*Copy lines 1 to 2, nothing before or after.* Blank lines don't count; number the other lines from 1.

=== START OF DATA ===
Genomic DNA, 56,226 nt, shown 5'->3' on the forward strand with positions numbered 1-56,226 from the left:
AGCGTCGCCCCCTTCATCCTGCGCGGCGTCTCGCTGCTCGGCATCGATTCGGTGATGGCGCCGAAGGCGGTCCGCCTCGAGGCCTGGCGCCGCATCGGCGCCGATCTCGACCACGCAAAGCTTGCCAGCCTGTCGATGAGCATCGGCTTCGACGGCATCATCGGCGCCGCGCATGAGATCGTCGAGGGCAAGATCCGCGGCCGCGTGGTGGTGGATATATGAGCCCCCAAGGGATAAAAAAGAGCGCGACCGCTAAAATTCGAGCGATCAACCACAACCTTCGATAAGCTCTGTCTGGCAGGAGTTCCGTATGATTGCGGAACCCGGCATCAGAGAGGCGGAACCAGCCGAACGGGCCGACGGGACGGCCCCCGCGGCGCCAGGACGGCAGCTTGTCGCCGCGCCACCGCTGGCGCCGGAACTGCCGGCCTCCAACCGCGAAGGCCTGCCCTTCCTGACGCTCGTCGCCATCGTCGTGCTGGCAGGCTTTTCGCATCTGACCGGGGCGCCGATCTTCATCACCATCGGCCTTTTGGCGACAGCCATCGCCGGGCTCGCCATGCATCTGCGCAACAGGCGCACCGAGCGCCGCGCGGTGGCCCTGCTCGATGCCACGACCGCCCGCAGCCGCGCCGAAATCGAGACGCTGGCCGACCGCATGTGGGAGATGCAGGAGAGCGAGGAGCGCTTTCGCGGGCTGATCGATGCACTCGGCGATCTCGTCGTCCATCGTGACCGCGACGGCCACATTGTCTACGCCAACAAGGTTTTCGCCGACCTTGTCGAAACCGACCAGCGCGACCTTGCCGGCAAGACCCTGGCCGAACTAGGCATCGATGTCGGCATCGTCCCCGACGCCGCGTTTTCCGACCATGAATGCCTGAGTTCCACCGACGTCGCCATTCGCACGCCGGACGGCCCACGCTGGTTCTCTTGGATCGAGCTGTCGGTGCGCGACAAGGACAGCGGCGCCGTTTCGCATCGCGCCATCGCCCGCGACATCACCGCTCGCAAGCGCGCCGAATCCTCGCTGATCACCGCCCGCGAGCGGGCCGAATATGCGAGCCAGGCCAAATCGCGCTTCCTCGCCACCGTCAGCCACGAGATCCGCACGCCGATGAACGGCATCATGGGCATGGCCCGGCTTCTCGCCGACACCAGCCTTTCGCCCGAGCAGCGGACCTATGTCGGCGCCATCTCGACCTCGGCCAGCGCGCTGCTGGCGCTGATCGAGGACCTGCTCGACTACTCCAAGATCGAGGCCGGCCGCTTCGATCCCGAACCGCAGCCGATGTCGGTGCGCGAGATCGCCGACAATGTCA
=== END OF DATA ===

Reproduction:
Genomic DNA, 56,226 nt, shown 5'->3' on the forward strand with positions numbered 1-56,226 from the left:
AGCGTCGCCCCCTTCATCCTGCGCGGCGTCTCGCTGCTCGGCATCGATTCGGTGATGGCGCCGAAGGCGGTCCGCCTCGAGGCCTGGCGCCGCATCGGCGCCGATCTCGACCACGCAAAGCTTGCCAGCCTGTCGATGAGCATCGGCTTCGACGGCATCATCGGCGCCGCGCATGAGATCGTCGAGGGCAAGATCCGCGGCCGCGTGGTGGTGGATATATGAGCCCCCAAGGGATAAAAAAGAGCGCGACCGCTAAAATTCGAGCGATCAACCACAACCTTCGATAAGCTCTGTCTGGCAGGAGTTCCGTATGATTGCGGAACCCGGCATCAGAGAGGCGGAACCAGCCGAACGGGCCGACGGGACGGCCCCCGCGGCGCCAGGACGGCAGCTTGTCGCCGCGCCACCGCTGGCGCCGGAACTGCCGGCCTCCAACCGCGAAGGCCTGCCCTTCCTGACGCTCGTCGCCATCGTCGTGCTGGCAGGCTTTTCGCATCTGACCGGGGCGCCGATCTTCATCACCATCGGCCTTTTGGCGACAGCCATCGCCGGGCTCGCCATGCATCTGCGCAACAGGCGCACCGAGCGCCGCGCGGTGGCCCTGCTCGATGCCACGACCGCCCGCAGCCGCGCCGAAATCGAGACGCTGGCCGACCGCATGTGGGAGATGCAGGAGAGCGAGGAGCGCTTTCGCGGGCTGATCGATGCACTCGGCGATCTCGTCGTCCATCGTGACCGCGACGGCCACATTGTCTACGCCAACAAGGTTTTCGCCGACCTTGTCGAAACCGACCAGCGCGACCTTGCCGGCAAGACCCTGGCCGAACTAGGCATCGATGTCGGCATCGTCCCCGACGCCGCGTTTTCCGACCATGAATGCCTGAGTTCCACCGACGTCGCCATTCGCACGCCGGACGGCCCACGCTGGTTCTCTTGGATCGAGCTGTCGGTGCGCGACAAGGACAGCGGCGCCGTTTCGCATCGCGCCATCGCCCGCGACATCACCGCTCGCAAGCGCGCCGAATCCTCGCTGATCACCGCCCGCGAGCGGGCCGAATATGCGAGCCAGGCCAAATCGCGCTTCCTCGCCACCGTCAGCCACGAGATCCGCACGCCGATGAACGGCATCATGGGCATGGCCCGGCTTCTCGCCGACACCAGCCTTTCGCCCGAGCAGCGGACCTATGTCGGCGCCATCTCGACCTCGGCCAGCGCGCTGCTGGCGCTGATCGAGGACCTGCTCGACTACTCCAAGATCGAGGCCGGCCGCTTCGATCCCGAACCGCAGCCGATGTCGGTGCGCGAGATCGCCGACAATGTCA